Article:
How Do Countries Trade With Each Other?


4 Answers

Shane Richardson Profile
How do we trade is a strange question to ask as it is pretty much a case of buying and selling what is required by other countries for the agreed cost. The actual selling process is very different depending on the companies/people involved, the products in question, the countries involved and the individual order details and so it is not possible to give an exact breakdown of how this is done.

However, if you mean why do we trade internationally? Then there are many reasons. International trade is an essential part of modern day society and life as we know it. It is not just individual companies involved in this trade, but it is often very much officiated by the government of the countries in question.

This governmental input is due to the economic benefits involved in international trade as well as the international relationships between the host and receiving countries. Without this kind of trade very few countries would be able to live the same quality and variety of life which they are currently able to.

Therefore, why do we trade?

Here are some of the main reasons:

· To access products, which we could not easily produce ourselves, for example coal, oil, coconuts, bananas

· To make money from the products, which we can produce in bulk, which other countries may not be able to produce

· To bring in money from other economies, rather than just us spending our own money in our own country, this is how we become richer nations

· Companies which have patented technology will trade globally as others cannot copy their product to sell elsewhere

· To improve international relations

These are just a selection of some of the most common reasons for international trade; you can find details about these in the many books available on international trade.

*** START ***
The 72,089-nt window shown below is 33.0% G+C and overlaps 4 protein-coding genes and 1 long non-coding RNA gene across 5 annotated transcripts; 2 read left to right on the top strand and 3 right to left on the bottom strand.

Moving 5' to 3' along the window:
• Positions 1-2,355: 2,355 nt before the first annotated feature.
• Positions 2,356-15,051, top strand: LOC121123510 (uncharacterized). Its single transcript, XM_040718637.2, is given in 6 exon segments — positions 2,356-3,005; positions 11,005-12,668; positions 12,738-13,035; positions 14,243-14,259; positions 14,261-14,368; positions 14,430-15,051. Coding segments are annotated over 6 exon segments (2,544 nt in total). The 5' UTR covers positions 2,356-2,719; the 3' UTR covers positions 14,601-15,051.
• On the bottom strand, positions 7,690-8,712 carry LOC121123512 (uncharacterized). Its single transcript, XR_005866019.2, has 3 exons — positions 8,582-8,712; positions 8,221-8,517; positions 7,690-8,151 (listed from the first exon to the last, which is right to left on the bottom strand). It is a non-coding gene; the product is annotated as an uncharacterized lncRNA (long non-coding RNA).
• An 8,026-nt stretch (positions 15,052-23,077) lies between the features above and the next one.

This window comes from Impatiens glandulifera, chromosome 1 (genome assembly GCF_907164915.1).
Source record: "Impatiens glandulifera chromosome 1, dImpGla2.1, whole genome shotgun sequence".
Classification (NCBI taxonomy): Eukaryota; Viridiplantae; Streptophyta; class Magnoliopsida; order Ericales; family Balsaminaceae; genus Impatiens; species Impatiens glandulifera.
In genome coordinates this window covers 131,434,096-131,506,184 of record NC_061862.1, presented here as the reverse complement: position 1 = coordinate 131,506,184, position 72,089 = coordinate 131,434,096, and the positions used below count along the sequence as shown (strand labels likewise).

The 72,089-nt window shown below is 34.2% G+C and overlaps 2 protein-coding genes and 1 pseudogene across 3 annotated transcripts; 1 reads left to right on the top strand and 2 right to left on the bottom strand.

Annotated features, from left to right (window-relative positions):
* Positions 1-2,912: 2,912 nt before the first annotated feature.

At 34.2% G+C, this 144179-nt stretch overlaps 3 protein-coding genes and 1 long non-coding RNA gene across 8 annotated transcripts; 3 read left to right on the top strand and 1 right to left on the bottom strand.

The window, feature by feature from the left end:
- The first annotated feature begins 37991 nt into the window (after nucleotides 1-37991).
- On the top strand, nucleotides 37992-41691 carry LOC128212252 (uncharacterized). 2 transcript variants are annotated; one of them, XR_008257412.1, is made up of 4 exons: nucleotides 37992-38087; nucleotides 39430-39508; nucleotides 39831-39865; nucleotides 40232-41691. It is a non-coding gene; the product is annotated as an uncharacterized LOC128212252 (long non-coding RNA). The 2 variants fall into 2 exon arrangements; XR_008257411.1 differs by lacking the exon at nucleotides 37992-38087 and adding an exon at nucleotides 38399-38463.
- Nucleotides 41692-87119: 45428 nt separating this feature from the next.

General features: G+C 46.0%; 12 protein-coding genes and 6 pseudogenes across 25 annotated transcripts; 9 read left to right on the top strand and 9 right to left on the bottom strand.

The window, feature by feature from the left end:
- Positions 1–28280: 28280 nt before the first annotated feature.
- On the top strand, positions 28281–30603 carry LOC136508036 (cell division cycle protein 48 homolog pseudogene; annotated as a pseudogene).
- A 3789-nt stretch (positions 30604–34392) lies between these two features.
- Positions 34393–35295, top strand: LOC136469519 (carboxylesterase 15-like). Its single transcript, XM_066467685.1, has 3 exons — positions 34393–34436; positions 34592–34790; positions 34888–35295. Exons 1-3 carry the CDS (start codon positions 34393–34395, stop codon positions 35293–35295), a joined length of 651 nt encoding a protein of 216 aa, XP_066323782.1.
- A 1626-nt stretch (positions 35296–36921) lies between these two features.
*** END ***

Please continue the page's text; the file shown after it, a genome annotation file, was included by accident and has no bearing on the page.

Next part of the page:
Anonymous Profile
Anonymous answered
It builds trust within countries and keeps a good relationship with each other, maintaining peace between each other.
confused dotcom Profile
confused dotcom answered
International trade can lead to specialisation, and exploitation of absolute and comparitive advantages. One problem with countries focusing all thier energies on thier specialisation, is that if too much is produced, it can drive down the market clearing price. This occurred in vietnam when they produced a high quantity of coffee. Bargaining power is reduced when dealing with global oligopolies such as Nestle.
Also, there is no gurantee that the benefits of international trade will be shared equally. The WTO exists to assist and encourage trade between countries. As a consequence, poverty rates have decreased in places such as East Asia and specific region from 57.7% in 1981, to 11.1% in 2002. In contrast, the number of people living on less than $1 per day rose in the sub saharan africa region from 41.6% to 44% in the same time period.
When countries specialise in one good or service, this can be a high risk strategy, if someting were to diversly effect thier particular industry.
E.g traditional small scale bannan producers are currently struggling to compete with three large multi nationals, as they benefit from economies of scale.
As countries such as China, the low cost manufacturing hub, has an absolute advantage in terms of cost of labour, it means that domestic producers of similar times of products are unlikely to be able to remain price competitive. This could lead to structural unemployment in some areas, requireing Goverment funding to pay benefits and re train people with new skills for a developing industry.
Finally, costs of transportation has decreased, making it viable to trade internationally, and still make normal or above normal profits. However this will be very damaging to the environment.
Anonymous Profile
Anonymous answered
The Basis for International Trade:

The basis for international trade is that a nation can import a particular good or
service at a lower cost than if it were produced domestically.

– In other words, if you can buy it cheaper than
you can make it you buy it
– This maxim is true for individuals and nations
– This is called specialization and exchange

World Trade Agreements and Free Trade Zones
• The North American Free Trade
Association (NAFTA)
• The European Union (EU)
• The General Agreement on Trade and
Tariffs (GATT)
• The World Trade Organization (WTO)

M. Sheik Mohamed Mohideen MBA.
Alias [Sheik Muzammil.]
MBA 2nd year,
PET Engineering College,

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